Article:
Number of exits - at least 2 exits should be provided from any storey in a residential care building. However additional exits may be needed in accordance with clause 2.9.7. Each sub-compartment should be provided with at least 2 exits by way of protected zones and/or unprotected zones to adjoining, but separate, compartments or sub-compartments.
Residential care buildings can present difficulties when assessing the risks associated with security against the need to evacuate the building safely in the case of fire. Some residential care buildings are a home to people who might put themselves at risk. An example would be a 2 storey residential home for the elderly, mentally infirm, where there is concern about residents falling down stairs. In such cases, variation in the guidance to Standard 2.9 would be entirely appropriate where the risk of death or injury from falls is assessed against the hazards associated with fire. The security measures proposed should therefore take account of these hazards and extra emphasis may need to be placed on management control and/or any automated life safety systems to ensure the safe evacuation of the building.
Horizontal Evacuation - in residential care buildings, occupants may need to be evacuated horizontally through a protected door into an adjoining compartment. In such cases, each compartment should be capable of holding the occupancy capacity of that compartment and the occupancy capacity of the largest adjoining compartment.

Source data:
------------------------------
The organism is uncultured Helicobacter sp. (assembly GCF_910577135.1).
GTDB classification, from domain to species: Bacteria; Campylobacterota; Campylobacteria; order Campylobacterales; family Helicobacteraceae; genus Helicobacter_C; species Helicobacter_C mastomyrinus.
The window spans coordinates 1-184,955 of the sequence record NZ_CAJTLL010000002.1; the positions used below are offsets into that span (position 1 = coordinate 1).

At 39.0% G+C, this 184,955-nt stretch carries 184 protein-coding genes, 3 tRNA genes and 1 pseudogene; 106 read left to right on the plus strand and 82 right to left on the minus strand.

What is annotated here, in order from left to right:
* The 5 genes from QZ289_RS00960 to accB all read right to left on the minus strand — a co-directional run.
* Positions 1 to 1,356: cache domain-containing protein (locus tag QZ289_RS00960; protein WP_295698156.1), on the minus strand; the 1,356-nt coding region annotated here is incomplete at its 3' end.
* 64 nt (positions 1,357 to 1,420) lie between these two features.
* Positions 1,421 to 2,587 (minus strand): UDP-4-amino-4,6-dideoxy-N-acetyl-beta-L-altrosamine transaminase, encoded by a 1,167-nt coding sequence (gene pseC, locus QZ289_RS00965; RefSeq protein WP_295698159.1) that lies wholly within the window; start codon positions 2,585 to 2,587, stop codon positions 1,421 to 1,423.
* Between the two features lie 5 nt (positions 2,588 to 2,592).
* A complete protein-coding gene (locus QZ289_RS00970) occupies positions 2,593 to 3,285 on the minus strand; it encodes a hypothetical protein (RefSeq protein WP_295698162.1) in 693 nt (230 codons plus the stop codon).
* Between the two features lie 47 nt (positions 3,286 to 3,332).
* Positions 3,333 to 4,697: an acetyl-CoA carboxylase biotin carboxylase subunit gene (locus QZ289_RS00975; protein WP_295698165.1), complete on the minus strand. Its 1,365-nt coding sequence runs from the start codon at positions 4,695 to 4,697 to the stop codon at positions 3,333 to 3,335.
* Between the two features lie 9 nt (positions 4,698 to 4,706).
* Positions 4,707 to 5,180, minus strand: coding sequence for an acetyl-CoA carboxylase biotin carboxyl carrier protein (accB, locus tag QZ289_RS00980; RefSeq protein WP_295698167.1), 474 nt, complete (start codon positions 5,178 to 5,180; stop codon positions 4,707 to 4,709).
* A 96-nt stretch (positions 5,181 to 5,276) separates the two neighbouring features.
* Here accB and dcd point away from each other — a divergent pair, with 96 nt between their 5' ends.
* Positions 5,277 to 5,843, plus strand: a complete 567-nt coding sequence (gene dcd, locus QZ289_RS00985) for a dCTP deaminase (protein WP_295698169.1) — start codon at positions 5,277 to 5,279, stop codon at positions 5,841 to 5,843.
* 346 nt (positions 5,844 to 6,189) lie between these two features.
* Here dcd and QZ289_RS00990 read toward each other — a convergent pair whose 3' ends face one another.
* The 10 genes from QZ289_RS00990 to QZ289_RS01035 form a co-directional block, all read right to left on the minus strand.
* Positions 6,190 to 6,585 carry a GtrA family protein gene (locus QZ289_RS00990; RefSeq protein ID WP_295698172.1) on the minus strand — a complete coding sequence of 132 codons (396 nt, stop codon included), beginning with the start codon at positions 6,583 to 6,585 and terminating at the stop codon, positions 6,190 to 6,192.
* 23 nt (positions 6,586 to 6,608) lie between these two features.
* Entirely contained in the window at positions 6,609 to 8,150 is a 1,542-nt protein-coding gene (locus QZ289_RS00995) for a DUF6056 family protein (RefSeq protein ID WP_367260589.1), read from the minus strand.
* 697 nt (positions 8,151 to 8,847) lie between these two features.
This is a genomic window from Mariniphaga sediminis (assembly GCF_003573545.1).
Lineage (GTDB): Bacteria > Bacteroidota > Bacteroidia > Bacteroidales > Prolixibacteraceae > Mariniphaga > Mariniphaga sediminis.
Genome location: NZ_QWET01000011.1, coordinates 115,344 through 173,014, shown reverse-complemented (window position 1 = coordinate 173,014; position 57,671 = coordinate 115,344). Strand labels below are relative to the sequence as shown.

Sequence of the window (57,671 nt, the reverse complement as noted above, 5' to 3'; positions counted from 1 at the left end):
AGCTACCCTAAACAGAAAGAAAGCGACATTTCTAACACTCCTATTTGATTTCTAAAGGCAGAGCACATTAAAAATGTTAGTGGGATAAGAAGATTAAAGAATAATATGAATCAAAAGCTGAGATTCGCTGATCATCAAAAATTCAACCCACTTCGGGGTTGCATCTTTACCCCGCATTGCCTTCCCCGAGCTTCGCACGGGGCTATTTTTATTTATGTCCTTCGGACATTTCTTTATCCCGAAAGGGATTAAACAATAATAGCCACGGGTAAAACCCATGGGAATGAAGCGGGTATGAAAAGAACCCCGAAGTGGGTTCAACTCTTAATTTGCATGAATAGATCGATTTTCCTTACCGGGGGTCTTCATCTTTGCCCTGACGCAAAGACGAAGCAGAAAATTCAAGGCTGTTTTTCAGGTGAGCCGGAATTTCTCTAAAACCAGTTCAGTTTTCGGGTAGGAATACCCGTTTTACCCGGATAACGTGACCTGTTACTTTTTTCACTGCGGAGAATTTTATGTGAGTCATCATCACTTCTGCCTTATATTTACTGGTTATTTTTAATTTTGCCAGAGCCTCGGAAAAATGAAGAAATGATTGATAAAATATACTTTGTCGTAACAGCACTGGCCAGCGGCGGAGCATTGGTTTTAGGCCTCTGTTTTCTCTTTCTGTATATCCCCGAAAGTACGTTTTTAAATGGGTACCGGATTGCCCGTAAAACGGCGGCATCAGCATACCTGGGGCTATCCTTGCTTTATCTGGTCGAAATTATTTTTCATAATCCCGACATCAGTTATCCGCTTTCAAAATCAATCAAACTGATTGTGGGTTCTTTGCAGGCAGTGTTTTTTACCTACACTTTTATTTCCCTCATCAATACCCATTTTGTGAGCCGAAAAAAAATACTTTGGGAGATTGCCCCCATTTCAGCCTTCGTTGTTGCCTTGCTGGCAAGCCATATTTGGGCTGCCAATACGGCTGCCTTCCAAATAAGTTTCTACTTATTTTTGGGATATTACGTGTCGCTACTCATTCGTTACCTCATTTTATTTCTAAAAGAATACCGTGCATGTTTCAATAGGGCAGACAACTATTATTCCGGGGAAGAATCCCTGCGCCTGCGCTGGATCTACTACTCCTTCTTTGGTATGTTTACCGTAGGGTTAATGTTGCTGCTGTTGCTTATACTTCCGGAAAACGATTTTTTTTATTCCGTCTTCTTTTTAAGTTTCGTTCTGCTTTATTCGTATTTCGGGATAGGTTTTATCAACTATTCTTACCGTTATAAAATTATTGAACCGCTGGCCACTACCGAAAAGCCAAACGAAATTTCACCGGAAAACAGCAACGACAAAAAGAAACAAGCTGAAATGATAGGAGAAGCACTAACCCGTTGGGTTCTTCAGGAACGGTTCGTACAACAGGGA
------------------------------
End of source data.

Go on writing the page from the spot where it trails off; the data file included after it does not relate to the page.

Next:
Where the travel distance is measured to a protected door in a compartment wall or sub-compartment wall in a residential care building, the escape route should not pass through any of the fire hazard rooms listed in clause 2.A.1.
Occupancy of bedrooms
No room intended for sleeping should be used by more than 4 people.
Emergency lighting should be installed in:
a protected zone or unprotected zone serving a storey which has 2 exits, other than a storey in a building not more than 2 storeys high with a combined floor area of not more than 300m2 and an occupancy capacity of not more than 10, and
An automatic fire detection and alarm system should be installed in every residential care building to ensure that staff and residents are given the earliest possible warning of the outbreak of fire anywhere in the building. This early warning should allow the staff and residents sufficient time to evacuate the building, if necessary.
The automatic fire detection and alarm system should be designed and installed in accordance with the guidance in BS 5839: Part 1: 2002 Category L1 and in accordance with the recommendations below:
detection need not be provided in the following locations:
manual fire alarm call points manufactured to BS EN 54: Part 11: 2001 (Type A) should be located and installed in accordance with BS 5839: Part 1: 2002
the fire alarm should be activated on the operation of manual call points, automatic detection or the operation of the automatic life safety fire suppression system
the audibility level of the fire alarm sounders should be as specified in BS 5839: Part 1: 2002 except in a place of lawful detention including prisons, the alarm need not be sounded throughout the entire building
a fire alarm control panel should be provided at the main entrance, or a suitably located entrance to the building agreed with the fire authority
on the actuation of the fire alarm, a signal should be transmitted automatically to the fire service, either directly or by way of a remote centre, designed and operated in accordance with BS 5979: 2000.
In the case of a residential care building designed to accommodate not more than 10 residents, the fire detection and alarm system may be installed in accordance with clause 2.11.7 for other residential buildings.